Now when first Vingilot was set to sail in the seas of heaven, it rose unlocked for, glittering and bright; and the people of Middle-earth beheld it from afar and wondered, and they took it for a sign, and called it Gil-Estel, the Star of High Hope. And when this new star was seen at evening, Maedhros spoke to Maglor his brother, and he said: 'Surely that is a Silmaril that shines now in the West?'

    And Maglor answered: 'If it be truly the Silmaril which we saw cast into the sea that rises again by the power of the Valar, then let us be glad; for its glory is seen now by many, and is yet secure from all evil.' Then the Elves looked up, and despaired no longer; but Morgoth was filled with doubt. - Of the Voyage of Eärendil and the War of Wrath

  • Neither he nor his brother could keep the Silmarils that they had:

    But the jewel burned the hand of Maedhros in pain unbearable; and he perceived that it was as Eönwë had said, and that his right thereto had become void, and that the oath was vain. - Of the Voyage of Eärendil and the War of Wrath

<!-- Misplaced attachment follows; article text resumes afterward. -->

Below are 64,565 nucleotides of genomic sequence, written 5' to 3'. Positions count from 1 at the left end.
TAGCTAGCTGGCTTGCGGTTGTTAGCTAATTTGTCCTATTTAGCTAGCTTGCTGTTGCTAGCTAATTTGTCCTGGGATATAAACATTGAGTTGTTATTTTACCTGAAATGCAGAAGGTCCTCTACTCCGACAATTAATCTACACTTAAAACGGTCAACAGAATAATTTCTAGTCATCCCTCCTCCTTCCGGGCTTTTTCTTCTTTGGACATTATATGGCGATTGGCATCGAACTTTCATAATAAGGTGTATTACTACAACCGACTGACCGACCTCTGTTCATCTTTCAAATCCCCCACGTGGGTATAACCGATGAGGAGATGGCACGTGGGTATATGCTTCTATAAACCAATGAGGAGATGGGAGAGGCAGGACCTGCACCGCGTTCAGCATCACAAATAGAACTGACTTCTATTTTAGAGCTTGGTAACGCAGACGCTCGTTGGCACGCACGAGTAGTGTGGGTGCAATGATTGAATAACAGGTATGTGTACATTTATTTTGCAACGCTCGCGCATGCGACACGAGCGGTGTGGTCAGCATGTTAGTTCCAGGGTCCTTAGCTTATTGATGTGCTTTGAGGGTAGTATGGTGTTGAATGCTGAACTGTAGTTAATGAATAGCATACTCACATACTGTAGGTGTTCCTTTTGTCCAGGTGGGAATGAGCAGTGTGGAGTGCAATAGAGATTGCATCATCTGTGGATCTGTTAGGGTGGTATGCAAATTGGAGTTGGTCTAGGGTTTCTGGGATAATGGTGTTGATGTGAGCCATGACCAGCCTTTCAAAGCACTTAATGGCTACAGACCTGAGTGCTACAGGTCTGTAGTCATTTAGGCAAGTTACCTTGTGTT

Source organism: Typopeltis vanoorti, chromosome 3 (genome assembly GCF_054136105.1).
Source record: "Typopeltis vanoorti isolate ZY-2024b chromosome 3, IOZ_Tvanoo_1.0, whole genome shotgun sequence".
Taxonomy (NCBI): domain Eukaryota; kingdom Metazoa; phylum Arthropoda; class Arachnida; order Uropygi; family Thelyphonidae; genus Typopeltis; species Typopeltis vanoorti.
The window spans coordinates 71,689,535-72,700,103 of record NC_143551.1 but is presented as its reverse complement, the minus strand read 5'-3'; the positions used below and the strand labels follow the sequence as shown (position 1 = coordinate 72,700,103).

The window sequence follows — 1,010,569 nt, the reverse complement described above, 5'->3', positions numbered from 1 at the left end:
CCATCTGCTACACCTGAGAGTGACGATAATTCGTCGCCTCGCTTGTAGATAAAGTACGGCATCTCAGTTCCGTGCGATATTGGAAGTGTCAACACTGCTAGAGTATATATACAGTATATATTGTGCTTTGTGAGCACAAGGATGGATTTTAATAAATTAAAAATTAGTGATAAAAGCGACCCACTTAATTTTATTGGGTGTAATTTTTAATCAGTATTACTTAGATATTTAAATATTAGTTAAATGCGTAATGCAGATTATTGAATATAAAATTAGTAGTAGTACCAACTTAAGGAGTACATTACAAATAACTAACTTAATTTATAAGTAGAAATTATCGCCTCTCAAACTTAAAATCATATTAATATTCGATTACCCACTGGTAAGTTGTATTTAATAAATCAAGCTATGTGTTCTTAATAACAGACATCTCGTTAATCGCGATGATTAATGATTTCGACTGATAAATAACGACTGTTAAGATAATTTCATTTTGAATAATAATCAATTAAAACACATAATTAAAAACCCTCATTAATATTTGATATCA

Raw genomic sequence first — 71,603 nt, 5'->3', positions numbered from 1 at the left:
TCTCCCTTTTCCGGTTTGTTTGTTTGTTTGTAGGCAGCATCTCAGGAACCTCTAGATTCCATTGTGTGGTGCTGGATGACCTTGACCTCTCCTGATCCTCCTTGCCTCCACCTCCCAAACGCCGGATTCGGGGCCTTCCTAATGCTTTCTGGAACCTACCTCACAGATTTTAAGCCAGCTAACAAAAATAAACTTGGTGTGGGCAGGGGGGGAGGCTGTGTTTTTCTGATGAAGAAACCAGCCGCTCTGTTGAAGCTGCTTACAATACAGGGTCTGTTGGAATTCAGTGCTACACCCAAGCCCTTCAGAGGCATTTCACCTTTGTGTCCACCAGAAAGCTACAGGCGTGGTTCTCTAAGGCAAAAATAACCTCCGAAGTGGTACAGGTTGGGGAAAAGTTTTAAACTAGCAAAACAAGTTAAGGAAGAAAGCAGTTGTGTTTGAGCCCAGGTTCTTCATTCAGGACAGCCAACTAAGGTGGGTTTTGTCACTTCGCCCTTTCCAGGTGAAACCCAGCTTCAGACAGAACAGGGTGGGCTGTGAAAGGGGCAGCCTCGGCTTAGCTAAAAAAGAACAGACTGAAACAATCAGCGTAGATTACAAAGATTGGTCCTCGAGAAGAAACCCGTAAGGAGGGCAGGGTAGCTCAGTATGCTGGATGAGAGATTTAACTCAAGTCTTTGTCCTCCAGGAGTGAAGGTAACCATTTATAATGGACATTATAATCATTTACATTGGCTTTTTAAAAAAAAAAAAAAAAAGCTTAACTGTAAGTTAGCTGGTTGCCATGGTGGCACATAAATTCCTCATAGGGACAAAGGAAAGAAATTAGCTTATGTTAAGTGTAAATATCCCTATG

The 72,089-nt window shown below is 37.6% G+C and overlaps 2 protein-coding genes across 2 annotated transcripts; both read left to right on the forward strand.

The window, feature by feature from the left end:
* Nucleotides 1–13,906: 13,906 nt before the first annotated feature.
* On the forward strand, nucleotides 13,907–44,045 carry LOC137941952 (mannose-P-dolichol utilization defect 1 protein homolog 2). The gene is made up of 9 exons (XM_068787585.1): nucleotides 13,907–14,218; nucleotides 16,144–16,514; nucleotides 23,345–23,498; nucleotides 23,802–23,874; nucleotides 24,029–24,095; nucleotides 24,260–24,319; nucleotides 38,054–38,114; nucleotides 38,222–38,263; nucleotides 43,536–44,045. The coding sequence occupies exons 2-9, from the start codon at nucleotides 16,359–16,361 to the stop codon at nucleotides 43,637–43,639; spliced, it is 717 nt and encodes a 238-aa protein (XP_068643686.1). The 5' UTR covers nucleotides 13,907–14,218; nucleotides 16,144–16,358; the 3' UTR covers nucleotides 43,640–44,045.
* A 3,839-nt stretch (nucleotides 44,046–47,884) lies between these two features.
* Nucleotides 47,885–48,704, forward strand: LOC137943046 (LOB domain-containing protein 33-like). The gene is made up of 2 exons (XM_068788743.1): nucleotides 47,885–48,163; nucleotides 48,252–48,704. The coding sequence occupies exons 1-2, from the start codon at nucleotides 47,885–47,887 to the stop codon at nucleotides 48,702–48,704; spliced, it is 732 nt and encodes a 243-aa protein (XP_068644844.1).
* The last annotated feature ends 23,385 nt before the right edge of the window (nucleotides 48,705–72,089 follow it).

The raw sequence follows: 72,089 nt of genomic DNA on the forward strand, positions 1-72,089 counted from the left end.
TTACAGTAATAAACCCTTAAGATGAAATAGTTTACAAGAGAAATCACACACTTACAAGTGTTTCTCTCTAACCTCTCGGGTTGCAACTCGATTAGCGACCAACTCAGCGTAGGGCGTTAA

Vengeance for his father

  • Maedhros' father, Feanor, had been slain by the servants of Morgoth (primarily Gothmog) just outside Angband. After the events of the War of Wrath, Morgoth and his servants were apparently defeated, and Gothmog had died at Gondolin years before (slain by Ecthelion). There was no one left to fight for someone who had spent the previous 500-odd years doing nothing but fighting.

Nowhere to go

After the War of Wrath, the situation he found himself in was thus:

  • Beleriand had pretty much been destroyed.

  • He was not sure if he could actually return to Aman, if he would have to renounce the Oath (which he perhaps would/could not do) and what future he would face there:

    But Maedhros answered that if they returned to Aman but the favour of the Valar were withheld from them, then their oath would still remain, but its fulfilment be beyond all hope; and he said: 'Who can tell to what dreadful doom we shall come, if we disobey the Powers in their own land, or purpose ever to bring war again into their holy realm?' - Of the Voyage of Eärendil and the War of Wrath